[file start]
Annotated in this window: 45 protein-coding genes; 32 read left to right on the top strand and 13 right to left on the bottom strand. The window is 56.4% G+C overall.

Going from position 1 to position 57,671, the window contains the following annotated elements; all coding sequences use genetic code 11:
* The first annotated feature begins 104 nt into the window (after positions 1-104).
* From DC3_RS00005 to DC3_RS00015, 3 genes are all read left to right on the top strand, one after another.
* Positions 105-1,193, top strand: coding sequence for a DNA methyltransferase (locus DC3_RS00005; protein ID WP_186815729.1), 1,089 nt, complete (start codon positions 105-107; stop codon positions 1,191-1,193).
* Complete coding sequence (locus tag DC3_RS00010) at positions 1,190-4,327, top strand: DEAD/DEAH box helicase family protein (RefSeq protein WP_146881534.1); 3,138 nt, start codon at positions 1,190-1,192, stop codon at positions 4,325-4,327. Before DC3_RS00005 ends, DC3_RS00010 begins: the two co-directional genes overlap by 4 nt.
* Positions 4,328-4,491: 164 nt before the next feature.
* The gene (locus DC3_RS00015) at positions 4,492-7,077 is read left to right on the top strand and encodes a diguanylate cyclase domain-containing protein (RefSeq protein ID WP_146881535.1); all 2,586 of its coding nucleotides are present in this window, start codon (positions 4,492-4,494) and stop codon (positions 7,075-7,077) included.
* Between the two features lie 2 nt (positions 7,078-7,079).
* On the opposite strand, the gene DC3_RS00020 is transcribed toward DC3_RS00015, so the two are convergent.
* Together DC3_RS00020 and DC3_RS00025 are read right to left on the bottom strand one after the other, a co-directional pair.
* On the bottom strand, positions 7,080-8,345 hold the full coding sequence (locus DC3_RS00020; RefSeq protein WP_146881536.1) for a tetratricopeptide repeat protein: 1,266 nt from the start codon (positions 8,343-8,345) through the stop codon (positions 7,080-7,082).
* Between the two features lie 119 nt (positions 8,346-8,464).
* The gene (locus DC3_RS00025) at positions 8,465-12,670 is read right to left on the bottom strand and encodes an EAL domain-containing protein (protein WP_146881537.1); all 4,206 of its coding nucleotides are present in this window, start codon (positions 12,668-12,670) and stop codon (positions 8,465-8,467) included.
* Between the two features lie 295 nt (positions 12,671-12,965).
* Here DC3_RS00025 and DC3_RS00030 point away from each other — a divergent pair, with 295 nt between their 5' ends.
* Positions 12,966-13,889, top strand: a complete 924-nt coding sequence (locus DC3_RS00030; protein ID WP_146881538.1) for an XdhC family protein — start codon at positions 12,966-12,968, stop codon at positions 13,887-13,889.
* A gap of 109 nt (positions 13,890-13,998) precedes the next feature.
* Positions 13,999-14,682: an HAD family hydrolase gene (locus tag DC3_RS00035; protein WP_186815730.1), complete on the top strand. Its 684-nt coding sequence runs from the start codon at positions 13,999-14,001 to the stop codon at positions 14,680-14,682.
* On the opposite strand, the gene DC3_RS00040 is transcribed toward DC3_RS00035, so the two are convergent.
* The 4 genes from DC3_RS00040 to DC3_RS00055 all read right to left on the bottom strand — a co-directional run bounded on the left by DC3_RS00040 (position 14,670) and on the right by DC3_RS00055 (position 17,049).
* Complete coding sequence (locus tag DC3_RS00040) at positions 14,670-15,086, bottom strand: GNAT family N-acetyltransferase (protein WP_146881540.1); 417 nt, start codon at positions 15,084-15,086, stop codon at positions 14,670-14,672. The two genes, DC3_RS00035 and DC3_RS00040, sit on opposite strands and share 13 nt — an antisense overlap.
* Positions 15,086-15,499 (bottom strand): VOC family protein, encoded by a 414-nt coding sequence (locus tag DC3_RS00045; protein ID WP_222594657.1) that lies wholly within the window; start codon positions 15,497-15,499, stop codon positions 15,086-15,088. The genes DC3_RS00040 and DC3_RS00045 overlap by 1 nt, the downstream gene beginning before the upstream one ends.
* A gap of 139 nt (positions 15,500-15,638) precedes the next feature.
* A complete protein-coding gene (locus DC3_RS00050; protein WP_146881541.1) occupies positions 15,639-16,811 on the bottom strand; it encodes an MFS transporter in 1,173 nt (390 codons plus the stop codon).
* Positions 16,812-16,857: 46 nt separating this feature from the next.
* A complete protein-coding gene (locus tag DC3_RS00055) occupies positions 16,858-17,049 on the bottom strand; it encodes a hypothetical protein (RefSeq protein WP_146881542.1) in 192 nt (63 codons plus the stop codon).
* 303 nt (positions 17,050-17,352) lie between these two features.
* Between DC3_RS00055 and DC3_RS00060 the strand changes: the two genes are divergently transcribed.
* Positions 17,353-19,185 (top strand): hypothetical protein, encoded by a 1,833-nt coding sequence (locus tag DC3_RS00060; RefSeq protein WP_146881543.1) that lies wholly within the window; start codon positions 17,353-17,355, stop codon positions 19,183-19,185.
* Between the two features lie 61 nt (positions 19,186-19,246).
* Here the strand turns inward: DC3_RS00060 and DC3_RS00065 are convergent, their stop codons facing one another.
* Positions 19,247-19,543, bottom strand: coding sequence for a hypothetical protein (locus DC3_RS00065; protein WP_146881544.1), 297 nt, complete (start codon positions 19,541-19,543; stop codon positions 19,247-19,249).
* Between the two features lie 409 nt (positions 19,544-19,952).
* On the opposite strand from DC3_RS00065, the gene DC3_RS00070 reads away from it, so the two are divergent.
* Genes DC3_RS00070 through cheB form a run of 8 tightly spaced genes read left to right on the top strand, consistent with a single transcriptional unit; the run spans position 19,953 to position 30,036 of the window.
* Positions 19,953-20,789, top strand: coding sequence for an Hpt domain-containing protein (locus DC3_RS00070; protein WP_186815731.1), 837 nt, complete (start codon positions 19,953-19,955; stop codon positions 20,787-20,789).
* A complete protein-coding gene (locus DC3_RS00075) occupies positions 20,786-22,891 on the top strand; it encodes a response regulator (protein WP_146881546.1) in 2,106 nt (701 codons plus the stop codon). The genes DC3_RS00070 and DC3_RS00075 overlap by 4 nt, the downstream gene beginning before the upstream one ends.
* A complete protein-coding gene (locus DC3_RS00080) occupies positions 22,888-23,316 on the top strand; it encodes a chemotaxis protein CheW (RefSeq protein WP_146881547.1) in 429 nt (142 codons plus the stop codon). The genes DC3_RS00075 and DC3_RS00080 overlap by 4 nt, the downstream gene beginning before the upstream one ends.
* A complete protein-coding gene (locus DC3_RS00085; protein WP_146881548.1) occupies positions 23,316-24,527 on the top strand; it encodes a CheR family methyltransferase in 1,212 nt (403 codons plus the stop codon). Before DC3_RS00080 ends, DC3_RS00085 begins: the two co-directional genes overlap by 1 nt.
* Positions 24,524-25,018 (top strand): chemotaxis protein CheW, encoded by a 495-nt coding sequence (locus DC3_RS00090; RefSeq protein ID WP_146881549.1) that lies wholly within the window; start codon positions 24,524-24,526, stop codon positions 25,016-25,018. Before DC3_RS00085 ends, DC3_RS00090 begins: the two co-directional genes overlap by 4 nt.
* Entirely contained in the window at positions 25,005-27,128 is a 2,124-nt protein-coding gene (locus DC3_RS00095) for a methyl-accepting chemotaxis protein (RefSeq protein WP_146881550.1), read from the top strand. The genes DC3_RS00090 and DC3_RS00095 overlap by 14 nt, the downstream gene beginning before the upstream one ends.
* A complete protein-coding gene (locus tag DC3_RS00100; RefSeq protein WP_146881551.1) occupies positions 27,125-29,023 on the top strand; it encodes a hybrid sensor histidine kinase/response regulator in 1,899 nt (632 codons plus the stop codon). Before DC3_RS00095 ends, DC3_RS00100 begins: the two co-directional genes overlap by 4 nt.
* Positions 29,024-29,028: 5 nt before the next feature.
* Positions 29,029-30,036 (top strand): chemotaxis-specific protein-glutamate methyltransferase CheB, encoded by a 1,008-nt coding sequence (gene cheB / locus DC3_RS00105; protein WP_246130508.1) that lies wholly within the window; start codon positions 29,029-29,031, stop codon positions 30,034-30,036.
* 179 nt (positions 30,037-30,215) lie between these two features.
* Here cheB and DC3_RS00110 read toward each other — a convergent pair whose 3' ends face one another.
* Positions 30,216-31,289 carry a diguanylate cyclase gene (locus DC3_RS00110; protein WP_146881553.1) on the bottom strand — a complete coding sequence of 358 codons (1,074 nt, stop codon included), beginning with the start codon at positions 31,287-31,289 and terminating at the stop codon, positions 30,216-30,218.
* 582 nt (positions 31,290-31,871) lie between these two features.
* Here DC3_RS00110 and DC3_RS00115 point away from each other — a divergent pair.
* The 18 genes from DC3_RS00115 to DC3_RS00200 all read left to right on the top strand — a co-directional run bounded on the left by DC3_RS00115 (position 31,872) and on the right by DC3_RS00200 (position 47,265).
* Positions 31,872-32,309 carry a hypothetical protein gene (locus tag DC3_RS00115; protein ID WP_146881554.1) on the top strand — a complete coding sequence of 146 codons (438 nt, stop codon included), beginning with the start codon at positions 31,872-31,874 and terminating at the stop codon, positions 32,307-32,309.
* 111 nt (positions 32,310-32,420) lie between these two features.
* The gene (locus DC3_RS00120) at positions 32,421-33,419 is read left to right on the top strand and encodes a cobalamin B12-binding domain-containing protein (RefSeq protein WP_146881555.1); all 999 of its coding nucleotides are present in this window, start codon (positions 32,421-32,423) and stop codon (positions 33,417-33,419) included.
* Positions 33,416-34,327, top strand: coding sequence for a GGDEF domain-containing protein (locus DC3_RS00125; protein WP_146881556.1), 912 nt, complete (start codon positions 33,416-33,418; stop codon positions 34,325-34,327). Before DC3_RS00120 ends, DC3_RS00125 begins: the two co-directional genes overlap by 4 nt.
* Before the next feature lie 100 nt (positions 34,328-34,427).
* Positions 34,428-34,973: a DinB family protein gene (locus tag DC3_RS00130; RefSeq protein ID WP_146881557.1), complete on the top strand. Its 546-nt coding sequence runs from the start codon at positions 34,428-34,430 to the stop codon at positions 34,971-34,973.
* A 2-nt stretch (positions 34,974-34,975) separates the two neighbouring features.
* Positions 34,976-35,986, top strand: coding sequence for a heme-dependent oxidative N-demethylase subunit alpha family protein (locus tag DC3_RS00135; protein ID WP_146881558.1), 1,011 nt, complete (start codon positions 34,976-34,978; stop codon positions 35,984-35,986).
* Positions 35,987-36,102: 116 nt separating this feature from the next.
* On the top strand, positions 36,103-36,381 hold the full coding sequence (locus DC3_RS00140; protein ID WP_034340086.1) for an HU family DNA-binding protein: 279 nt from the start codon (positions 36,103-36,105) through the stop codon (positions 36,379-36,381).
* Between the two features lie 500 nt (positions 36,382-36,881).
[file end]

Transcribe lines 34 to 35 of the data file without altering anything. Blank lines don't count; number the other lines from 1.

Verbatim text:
* Between the two features lie 409 nt (positions 19,544-19,952).
* On the opposite strand from DC3_RS00065, the gene DC3_RS00070 reads away from it, so the two are divergent.